“Wow… just… wow!” Frank Family’s violet aromas told reporters when asked about its game MVP award-winning performance during the bought. “You know, we were favored, but a lot of people maybe thought that we were too big, that the tannins and alcohol would hog the ball… but we played like a team today!” the MVP remarked as it choked back tears of joy.

Stanton Vineyards Petite Sirah had been a meaty, deep and demanding wine throughout the tournament, widely agreed that it lived up to its $40 SRP ranking, and garnering a reputation as the “George Foreman” of the field of sixteen: stocky, focused and powerful.

But it wasn’t enough against the highly-ranked, slightly-favored Frank Family Vineyards PS. Punishing and also powerful – and, at times, criticized as being too flamboyant for its own good – the 2009 Frank Family displayed depth and poise and prettiness in the final round, to augment its power-forward tannin-and-grip game. Like Ali or Michael Jordan, it was just fun to watch it do its thing – and see it win it all.

Both wines insisted that that they’d be going right back to work on the current vintage.

“Win or now win, vines gotta be pruned, and eventually grapes gotta get picked – and crushed,” Frank Family Vineyards PS told reporters at the close of their post-championship press conference.

No stops in Disneyland for these two stalwarts; only a momentary pause to contemplate and appreciate a fleeting moment (or two) of glory…

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Powers Of Two: Blending Cultures, Countries, Vineyards And Varieties With The Hottest Winemaker In Napa Valley

Vinted on March 15, 2012 binned in elegant wines, kick-ass wines, on the road, wine review, winemaking

It’s not a stretch to say that Philippe Melka is, right now, the hottest winemaker in all of the Napa Valley (hottest as in “most in-demand,” and not as in “most hunky,” though admittedly I’d be a pretty poor judge of the latter). He’s got a 100-point Wine Advocate review under his belt with Dana Estates (no denying the power of that, no matter what your take on wine scores might be), and is now riding high on Dana’s stunning 2012 Premiere Napa Valley auction lot, which took the top-grossing slot at $70K.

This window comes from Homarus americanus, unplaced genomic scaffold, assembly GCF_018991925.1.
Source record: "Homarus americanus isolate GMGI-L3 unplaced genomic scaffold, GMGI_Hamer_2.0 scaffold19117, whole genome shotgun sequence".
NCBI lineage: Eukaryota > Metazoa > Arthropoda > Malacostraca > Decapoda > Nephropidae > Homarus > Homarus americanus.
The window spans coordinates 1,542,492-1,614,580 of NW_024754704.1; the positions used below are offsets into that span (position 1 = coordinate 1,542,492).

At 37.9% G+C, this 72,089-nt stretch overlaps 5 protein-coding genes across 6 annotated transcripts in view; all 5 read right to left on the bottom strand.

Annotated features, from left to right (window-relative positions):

So it’s interesting, in retrospect, that he was… let’s just say cautiously optimistic about Californian winemaking potential when coming to Napa from France with Dominus in the early 1990s. Being skeptical is part of the French culture, of course; and being skeptical about Napa wine is probably even more understandable when you’ve cut your winemaking teeth at Bordeaux stalwarts Haut Brion and Pomerol darling Chateau Petrus.

“In France I kept hearing, ‘in California they make good wine, but they have no sense of terroir’” he told me over lunch in the trailer that now marks the entrance to what will become the Napa Valley tasting room for Melka Wines, the only brand to which he’s attached his now-famous (in winemaking terms, anyway) surname. “And to some extent, they were right. I mean, everyone was planting Cabernet Sauvignon no matter what – regardless of the soil, the sunlight, everything. I was looking for limestone in Napa. I am still looking for limestone in Napa!”

Fast forward twenty-some-odd years from those cautiously-optimistic days, and through the thoroughly French exterior, you find someone that seems thoroughly Northern Californian at heart – a laid-back, down-to-earth surfer-dude of a winemaker. Philippe now consults on wines from the elegantly powerful (Vineyard 29, Parallel Wines, Entre Nous) to the sometimes-just-too-damn-powerful (Gemstone and Moone-Tsai), and he’s involved in at least one worst-kept-secret “cult wine” Napa project that I’ve tasted (if you’re wondering if that last one is worth the ton of money it would cost to try it, I’ll say this: I’ve had few wines that were bigger, but also few big wines that were better, and it’s got the purest black licorice and dark chocolate aromas I’ve ever encountered in a wine, period)…